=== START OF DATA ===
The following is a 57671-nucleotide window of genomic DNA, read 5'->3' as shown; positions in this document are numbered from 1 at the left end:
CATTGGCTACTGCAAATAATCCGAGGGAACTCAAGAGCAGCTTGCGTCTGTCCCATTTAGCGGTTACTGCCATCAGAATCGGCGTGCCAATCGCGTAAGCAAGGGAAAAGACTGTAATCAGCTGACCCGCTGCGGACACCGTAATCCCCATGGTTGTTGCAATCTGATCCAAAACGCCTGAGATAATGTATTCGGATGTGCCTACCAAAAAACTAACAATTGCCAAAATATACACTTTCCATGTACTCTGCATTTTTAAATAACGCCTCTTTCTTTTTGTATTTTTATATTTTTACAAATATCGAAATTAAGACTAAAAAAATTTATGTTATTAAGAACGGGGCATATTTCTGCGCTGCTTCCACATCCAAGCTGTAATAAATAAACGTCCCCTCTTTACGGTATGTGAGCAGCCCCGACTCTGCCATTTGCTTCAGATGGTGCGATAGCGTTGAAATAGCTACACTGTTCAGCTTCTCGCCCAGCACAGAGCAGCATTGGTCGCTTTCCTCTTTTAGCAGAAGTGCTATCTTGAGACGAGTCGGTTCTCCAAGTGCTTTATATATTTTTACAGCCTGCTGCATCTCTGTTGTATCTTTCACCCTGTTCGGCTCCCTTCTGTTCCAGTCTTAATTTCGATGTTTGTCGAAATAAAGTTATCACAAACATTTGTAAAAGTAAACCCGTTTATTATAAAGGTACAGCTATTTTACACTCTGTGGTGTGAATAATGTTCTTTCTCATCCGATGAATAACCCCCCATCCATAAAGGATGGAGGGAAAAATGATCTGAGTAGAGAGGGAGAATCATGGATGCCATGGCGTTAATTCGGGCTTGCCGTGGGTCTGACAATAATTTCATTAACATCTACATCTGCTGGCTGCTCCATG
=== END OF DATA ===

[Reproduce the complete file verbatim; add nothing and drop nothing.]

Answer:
The following is a 57671-nucleotide window of genomic DNA, read 5'->3' as shown; positions in this document are numbered from 1 at the left end:
CATTGGCTACTGCAAATAATCCGAGGGAACTCAAGAGCAGCTTGCGTCTGTCCCATTTAGCGGTTACTGCCATCAGAATCGGCGTGCCAATCGCGTAAGCAAGGGAAAAGACTGTAATCAGCTGACCCGCTGCGGACACCGTAATCCCCATGGTTGTTGCAATCTGATCCAAAACGCCTGAGATAATGTATTCGGATGTGCCTACCAAAAAACTAACAATTGCCAAAATATACACTTTCCATGTACTCTGCATTTTTAAATAACGCCTCTTTCTTTTTGTATTTTTATATTTTTACAAATATCGAAATTAAGACTAAAAAAATTTATGTTATTAAGAACGGGGCATATTTCTGCGCTGCTTCCACATCCAAGCTGTAATAAATAAACGTCCCCTCTTTACGGTATGTGAGCAGCCCCGACTCTGCCATTTGCTTCAGATGGTGCGATAGCGTTGAAATAGCTACACTGTTCAGCTTCTCGCCCAGCACAGAGCAGCATTGGTCGCTTTCCTCTTTTAGCAGAAGTGCTATCTTGAGACGAGTCGGTTCTCCAAGTGCTTTATATATTTTTACAGCCTGCTGCATCTCTGTTGTATCTTTCACCCTGTTCGGCTCCCTTCTGTTCCAGTCTTAATTTCGATGTTTGTCGAAATAAAGTTATCACAAACATTTGTAAAAGTAAACCCGTTTATTATAAAGGTACAGCTATTTTACACTCTGTGGTGTGAATAATGTTCTTTCTCATCCGATGAATAACCCCCCATCCATAAAGGATGGAGGGAAAAATGATCTGAGTAGAGAGGGAGAATCATGGATGCCATGGCGTTAATTCGGGCTTGCCGTGGGTCTGACAATAATTTCATTAACATCTACATCTGCTGGCTGCTCCATG